Beyoncé and Gaga journey from a jail to a runaway car to a diner. This trajectory is juxtaposed with solo shots of Gaga in a kitchen and Beyoncé in a hotel room. The plethora of props are also distracting, as the audience likely spent half the video trying to figure out Gaga’s alien telephone-hat. “Telephone” remains but a visual symptom of the Gaga disease, a desire to propel pop music into the realm of high art without the means, substance or originality to do so. Gaga employs a machine gun approach to social advocacy, touching on many cultural problems, then disavowing these concerns through a sensationalized and vapid form.

Gaga claims to be a proponent of LGBTQ rights, serving as a speaker at 2009’s National Equality March. Yet, “Telephone” crassly employs lesbian porn undertones (“You’ve been a very bad girl Gaga,” seductively recites Beyoncé, satisfying every frat guy’s girl-on-girl fantasy. The flirtation between the two presents bisexuality in an exclusively objectified manner, complete with silicon, bikinis and dominatrix ethos — this hardly champions the queer community.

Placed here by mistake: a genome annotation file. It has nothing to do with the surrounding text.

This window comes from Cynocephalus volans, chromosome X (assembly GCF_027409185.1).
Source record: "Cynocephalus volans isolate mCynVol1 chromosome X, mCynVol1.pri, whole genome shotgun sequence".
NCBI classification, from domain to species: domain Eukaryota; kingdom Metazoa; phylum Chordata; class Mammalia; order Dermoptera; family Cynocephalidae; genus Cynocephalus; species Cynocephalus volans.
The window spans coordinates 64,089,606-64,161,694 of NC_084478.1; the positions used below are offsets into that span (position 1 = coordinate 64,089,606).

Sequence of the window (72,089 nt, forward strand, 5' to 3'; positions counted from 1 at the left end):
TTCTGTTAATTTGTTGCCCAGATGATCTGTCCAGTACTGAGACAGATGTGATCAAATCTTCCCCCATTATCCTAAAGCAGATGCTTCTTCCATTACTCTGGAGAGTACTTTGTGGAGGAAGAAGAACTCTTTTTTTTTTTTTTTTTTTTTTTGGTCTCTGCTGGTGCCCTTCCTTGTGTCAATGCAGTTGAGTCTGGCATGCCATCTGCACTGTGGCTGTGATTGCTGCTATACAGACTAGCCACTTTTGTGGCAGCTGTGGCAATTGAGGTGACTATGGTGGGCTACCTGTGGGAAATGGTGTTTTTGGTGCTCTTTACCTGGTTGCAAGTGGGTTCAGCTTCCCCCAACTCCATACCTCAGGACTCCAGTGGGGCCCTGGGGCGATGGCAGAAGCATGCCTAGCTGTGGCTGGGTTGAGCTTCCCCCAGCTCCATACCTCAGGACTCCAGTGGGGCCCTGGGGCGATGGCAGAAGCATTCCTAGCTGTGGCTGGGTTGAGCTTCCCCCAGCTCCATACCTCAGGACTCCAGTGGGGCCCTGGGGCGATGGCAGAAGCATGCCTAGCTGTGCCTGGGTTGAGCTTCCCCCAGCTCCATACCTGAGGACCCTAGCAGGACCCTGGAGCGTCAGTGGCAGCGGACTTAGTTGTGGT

In a recent interview with E!, Gaga claimed “Telephone” is critique of materialism and “the kind of country that we are.”

Yet, Gaga herself is guilty of the same sin: inundating the audience with every logo from Ray Band to Polaroid (coincidentally, she is the camera company’s new spokesmodel). Even if this move was a convoluted commentary on materialism (as I’m sure she would tell you), she’s hawking the same companies inadvertently. Additionally, any serious commentary is masked by the whirl of plot lines and costume changes.

In a January interview with Barbara Walkers, Gaga discussed her music’s message: “I want to liberate [my fans]. I want to free them of their fears and make them feel that they can create their own space in the world.”